unanimous in their support of the Committee. In the struggle between Mahmud Shevket Pasha, Minister of War, and Djavid Bey, Minister of Finance and one of the principal leaders of the Salonica clique, the majority of the officers sided with the former and caused the fall of the latter. Again, the most recent split in the ranks of the Committee was brought about by the defection of Colonel Sadik and other soldiers. It is important to remember that these men, in overthrowing Abdul Hamid, sought thereby to reanimate their country's military power; and it is a matter of comparative indifference to them whether such a reanimation is to be effected through the Padishah or through a Parliament. In the heir presumptive to the throne the officers have a prince after their own heart—a soldier credited with great ambition and autocratic tendencies, a kind of Turkish Kaiser. It is not impossible that the majority of them may soon grasp the fact that to the military efficiency of the Empire parliamentary institutions are not indispensable. When that takes place, the days of the Salonica doctrinaires will be numbered.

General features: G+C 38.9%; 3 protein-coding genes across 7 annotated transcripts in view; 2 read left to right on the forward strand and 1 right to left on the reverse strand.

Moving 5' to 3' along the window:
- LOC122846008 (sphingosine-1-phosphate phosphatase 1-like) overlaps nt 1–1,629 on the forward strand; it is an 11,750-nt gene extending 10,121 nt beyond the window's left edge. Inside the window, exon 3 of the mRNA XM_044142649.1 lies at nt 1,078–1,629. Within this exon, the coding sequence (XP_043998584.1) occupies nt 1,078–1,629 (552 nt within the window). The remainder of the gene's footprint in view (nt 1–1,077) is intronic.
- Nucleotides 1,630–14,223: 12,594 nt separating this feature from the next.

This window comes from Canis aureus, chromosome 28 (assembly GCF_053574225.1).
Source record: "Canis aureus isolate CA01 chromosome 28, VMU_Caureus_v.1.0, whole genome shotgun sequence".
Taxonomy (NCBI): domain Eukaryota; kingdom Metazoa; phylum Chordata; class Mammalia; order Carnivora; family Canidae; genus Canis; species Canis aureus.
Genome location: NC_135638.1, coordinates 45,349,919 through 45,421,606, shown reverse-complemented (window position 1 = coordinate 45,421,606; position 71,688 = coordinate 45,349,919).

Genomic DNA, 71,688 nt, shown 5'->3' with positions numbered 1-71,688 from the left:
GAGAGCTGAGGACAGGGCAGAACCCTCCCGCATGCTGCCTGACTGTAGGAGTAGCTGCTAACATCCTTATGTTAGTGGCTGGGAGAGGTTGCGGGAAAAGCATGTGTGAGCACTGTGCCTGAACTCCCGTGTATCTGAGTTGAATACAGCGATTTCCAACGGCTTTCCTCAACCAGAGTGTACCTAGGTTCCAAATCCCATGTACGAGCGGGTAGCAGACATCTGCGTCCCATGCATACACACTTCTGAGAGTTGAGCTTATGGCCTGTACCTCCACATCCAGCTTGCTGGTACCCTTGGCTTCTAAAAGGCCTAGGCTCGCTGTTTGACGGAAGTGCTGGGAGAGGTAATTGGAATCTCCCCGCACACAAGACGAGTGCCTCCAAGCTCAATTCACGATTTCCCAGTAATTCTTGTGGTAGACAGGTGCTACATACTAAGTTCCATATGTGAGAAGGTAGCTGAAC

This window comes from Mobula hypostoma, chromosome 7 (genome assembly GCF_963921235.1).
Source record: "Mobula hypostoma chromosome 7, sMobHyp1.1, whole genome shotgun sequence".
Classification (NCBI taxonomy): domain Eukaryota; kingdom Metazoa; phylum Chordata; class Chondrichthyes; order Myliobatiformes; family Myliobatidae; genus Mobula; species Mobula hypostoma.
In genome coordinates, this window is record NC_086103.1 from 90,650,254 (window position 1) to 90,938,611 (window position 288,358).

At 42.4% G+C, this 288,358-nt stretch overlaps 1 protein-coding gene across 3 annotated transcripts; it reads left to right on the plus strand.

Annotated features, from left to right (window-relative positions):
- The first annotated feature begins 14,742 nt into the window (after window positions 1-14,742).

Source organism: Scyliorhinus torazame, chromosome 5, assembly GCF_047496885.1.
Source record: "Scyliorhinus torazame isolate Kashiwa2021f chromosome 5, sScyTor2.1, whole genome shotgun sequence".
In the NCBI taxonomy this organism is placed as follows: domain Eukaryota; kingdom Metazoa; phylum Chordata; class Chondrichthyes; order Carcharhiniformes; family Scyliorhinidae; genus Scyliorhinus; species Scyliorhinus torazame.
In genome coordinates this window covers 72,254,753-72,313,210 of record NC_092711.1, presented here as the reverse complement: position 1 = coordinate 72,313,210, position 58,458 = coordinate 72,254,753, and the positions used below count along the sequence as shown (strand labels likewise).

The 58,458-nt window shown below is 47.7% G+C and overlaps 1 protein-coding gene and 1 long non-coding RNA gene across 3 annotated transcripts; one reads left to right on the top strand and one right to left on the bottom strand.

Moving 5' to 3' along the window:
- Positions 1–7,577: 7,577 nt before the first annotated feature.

The chaos prevailing in the political world of Turkey appeared to be approaching its climax when the unexpected invasion of Tripoli came to divert the attention of Turkish politicians from their internecine feuds to external dangers. The first effect of this event was to supply the Committee's enemies with a fresh weapon of attack; but the successful resistance which the Turkish forces in Tripoli have offered to the Italian arms has helped to restore in a measure the Committee's reputation for the moment. It would, nevertheless, be idle to consider the improvement in the internal situation as other than transient. The war, if prolonged and extended to the Turkish coasts, may lead to events which will not only shake the Young Turk edifice to its foundations, but may even threaten the existence of the Ottoman Empire.
Among the great forces of disintegration from within, the Arabian and Albanian nationalist movements stand foremost; and it is instructive to note that, while among the Arabs aggression from an infidel quarter upon an Arab-speaking province has kindled a religious fervour which, for the time being, has cast political animosities